Demagnetising... is it really needed.

Smithers XKR

Well-known member
I think old technology is a waste of time if it ties a hand behind your back, but some of it still works pretty well - so why not keep using it? Some of course, was rubbish when new. Things like Philips laserdisc - it was pretty good technically, but nobody wanted to buy them. I had a digital recording system in the late 90s - Soundscape. I bought it because the BBC were using it locally. Dedicated cards for the PC - so I had the software and 16 tracks of digital in and out and it was really, really horrible. The software was the problem. The cards I carried on using for quite a while till there were no more drivers. Everyone understand windows and how you drag and drop, select things with mouse clicks and that really basic stuff. Soundscape did everything differently and it was just nasty to use. It was pretty reliable - but just totally non-intuitive. Cost a damn fortune too. Dumping it and carrying on with Cubase was the best thing I did.
You also have to understand that, I am a man of relatively humble means, I am not rich. So with that in mind if I decided to ditch the old gear what would I do with it? Sell it on eBay and I would get bloody sod all, pennies. So I will just be stubborn and bloody minded and vow to keep using the stuff 😅😉👍
 

Slouching Raymond

Well-known member
My only experience of de-magnetising was in erasing tapes. Wiping the contents completely.
You would place the loaded tape spool into a gap in a very meaty magnetic field generator,
and it would cycle the field many times, gradually reducing the field strength. This was required
to overcome the hysteresis in the magnetised tape.
 

Smithers XKR

Well-known member
My only experience of de-magnetising was in erasing tapes. Wiping the contents completely.
You would place the loaded tape spool into a gap in a very meaty magnetic field generator,
and it would cycle the field many times, gradually reducing the field strength. This was required
to overcome the hysteresis in the magnetised tape.
Yes Ray, from what I have managed to research and learn it is a bit of a minefield. Degaussing is removing the magnetic field that has built on Ferric based magnetic analogue tape machines. Whereas demagnetising refers to the permanent removal of magnetic properties or erasing, so this could be relevant to the actual cassette or reel to reel tapes themselves. Then into that equation comes the aluminium based digital format. DCC and DAT machines use Aluminium fixed heads so do not get magnetised and ADAT and VCR uses the Aluminium drum rotating head system.
So in theory these mechanisms will never be subject to Ferric style magnetism. But then you have the steel capstans in the machines which CAN become magnetised to a degree
I just think it is all a bit of a minefield, and on balance I will stay away from the digital or VCR format and just use the degausser on my Ferric based analogue heads.
Cheers 😉👍
 

Smithers XKR

Well-known member
My only experience of de-magnetising was in erasing tapes. Wiping the contents completely.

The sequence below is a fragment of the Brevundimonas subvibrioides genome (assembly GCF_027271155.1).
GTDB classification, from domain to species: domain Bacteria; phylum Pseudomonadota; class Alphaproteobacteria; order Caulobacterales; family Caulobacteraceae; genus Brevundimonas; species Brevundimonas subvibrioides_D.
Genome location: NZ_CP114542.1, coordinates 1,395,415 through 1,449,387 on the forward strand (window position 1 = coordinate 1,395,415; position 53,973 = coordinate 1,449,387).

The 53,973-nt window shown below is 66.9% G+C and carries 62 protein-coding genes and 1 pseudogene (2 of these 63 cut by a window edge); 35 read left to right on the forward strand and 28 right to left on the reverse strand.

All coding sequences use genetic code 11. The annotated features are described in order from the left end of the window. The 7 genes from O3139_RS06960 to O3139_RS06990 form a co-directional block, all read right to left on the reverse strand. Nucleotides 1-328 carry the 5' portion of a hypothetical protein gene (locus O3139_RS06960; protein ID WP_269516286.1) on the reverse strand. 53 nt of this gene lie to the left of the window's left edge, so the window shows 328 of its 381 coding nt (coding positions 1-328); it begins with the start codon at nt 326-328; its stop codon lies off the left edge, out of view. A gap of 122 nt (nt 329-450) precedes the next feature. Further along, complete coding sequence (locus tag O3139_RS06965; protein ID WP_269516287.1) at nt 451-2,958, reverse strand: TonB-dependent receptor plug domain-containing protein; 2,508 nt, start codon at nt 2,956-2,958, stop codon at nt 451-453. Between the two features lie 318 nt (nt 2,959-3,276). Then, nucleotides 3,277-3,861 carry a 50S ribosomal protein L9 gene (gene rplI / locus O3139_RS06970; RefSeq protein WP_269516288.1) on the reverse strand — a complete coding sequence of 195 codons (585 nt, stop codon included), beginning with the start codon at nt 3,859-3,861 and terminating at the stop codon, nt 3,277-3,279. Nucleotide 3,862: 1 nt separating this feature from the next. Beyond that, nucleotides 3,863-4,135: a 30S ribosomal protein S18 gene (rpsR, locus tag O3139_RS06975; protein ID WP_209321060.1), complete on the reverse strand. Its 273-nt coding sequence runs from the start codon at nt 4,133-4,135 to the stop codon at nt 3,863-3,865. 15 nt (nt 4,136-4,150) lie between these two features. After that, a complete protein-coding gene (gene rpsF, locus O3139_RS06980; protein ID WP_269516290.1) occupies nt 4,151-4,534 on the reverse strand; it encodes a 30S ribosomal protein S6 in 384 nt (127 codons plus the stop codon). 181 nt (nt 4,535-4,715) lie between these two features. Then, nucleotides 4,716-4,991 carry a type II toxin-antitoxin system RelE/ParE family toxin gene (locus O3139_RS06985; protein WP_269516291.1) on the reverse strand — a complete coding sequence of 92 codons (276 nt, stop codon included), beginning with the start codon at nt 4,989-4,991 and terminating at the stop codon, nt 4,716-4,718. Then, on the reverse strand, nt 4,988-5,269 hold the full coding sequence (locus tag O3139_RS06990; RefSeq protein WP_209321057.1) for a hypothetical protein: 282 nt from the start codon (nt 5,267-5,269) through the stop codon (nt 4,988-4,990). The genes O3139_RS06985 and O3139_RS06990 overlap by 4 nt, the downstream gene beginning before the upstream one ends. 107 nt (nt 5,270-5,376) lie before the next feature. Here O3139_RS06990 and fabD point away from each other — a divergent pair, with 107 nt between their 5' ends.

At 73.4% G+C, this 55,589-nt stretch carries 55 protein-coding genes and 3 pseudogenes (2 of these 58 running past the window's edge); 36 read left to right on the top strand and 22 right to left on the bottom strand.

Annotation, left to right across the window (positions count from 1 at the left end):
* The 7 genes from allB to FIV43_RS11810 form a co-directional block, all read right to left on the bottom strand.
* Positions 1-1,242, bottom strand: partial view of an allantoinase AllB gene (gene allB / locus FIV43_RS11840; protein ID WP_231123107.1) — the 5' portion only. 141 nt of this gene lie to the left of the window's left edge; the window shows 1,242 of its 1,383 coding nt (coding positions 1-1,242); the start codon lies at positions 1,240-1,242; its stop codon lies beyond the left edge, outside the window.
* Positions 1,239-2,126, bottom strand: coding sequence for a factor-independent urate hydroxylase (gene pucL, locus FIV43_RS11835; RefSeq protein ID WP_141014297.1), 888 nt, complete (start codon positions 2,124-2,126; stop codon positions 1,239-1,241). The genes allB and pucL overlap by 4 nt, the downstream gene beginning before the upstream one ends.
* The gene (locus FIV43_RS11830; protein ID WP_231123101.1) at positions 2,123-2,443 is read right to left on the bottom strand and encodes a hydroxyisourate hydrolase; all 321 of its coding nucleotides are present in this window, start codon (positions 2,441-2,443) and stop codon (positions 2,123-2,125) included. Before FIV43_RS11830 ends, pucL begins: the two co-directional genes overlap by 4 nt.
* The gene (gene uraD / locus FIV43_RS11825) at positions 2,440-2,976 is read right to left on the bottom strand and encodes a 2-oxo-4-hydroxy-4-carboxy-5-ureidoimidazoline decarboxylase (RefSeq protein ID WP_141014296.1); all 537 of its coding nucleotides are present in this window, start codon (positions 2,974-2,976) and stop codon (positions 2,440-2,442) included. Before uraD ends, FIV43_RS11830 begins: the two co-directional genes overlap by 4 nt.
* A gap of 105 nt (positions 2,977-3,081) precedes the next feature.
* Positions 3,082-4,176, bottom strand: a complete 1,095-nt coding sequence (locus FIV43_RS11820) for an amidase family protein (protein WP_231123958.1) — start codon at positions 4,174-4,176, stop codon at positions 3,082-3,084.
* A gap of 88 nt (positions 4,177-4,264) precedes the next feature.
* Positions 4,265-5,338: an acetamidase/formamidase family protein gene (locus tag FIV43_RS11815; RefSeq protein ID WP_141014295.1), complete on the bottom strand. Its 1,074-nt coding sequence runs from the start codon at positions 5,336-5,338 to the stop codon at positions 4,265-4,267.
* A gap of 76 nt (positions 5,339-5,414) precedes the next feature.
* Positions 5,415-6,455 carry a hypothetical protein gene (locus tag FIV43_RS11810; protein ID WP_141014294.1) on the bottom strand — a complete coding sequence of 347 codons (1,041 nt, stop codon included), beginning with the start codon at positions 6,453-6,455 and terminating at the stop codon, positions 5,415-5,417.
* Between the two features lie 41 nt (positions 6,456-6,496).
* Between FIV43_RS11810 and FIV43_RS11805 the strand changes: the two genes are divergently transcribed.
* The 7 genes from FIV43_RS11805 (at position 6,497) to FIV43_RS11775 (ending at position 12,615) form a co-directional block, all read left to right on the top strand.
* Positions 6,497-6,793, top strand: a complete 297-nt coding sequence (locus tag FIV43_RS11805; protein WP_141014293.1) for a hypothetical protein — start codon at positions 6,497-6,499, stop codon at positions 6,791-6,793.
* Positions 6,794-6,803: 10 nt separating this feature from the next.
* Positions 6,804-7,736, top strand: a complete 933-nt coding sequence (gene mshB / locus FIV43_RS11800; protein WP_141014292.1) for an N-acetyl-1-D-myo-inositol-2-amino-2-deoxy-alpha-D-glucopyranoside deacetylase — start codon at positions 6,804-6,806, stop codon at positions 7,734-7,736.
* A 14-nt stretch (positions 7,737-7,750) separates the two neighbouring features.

You would place the loaded tape spool into a gap in a very meaty magnetic field generator,
and it would cycle the field many times, gradually reducing the field strength. This was required
to overcome the hysteresis in the magnetised tape.
The way I see things is.... I seek advice from you more knowledgable guys here, I go on the web and try to learn and gain as much knowledge as possible, then I try to filter out all of the misinformation and try to make the final judgement for myself. I hope that makes some sort of sense and sorry if it sounds a bit selfish. So apologies
 

rob aylestone

Well-known member
Do you remember when we did loads of cassette duplication of news for blind folk - posted out each week, then returned. We had bulk erasers for these, and different ones for reel to reel tapes. I think the one I had was made by Weircliffe - <img src="https://thumbs.worthpoint.com/zoom/images1/360/1112/04/weircliffe-bulk-eraser-model-vintage_360_a6f49ab599ce2dc965094ef0fc55cabb.jpg" alt="WEIRCLIFFE BULK ERASER MODEL 8 / VINTAGE / EXCELLENT CONDITION (image 1/4)" /> In a big wooden box. you posted the tape into it, and pressed a button. A huge magnetic field scrambled the recording and then it slowly died away to nothing. I remember mine worked fine on the reel to reel tapes I had in the 70s. It couldn't erase Chrome Dioxide tapes though - it always left a trace of the old recording.

If you want to just demagnetise a head you can get one for twenty five quid? In all the years I as a teenager used them, the only problem was just making sure you didn't touch the heads - and most of the ones I used had a plastic sleeve so that even if you did, accidentally, you didn't damage them.

The only thing to know in advance is that you must power down the machine, because the 50Hz blast of hum through the speakers can be quite nasty, but the worst thing, that nobody mentions is that the things vibrate when they are in the vicinity of the sort of metals that they work on - you can feel the magnetism working. A strange sensation.

All I know is that when you make a vital reel to reel recording, or a cassette recording - then you clean the heads and tape path and you demagnetise. It is like checking tyre pressures. You know you should, but usually don't. It is just good practice, and a good habit. It really is no big deal to do. Place close, turn on, move away across the room, switch off. That really is it.
 
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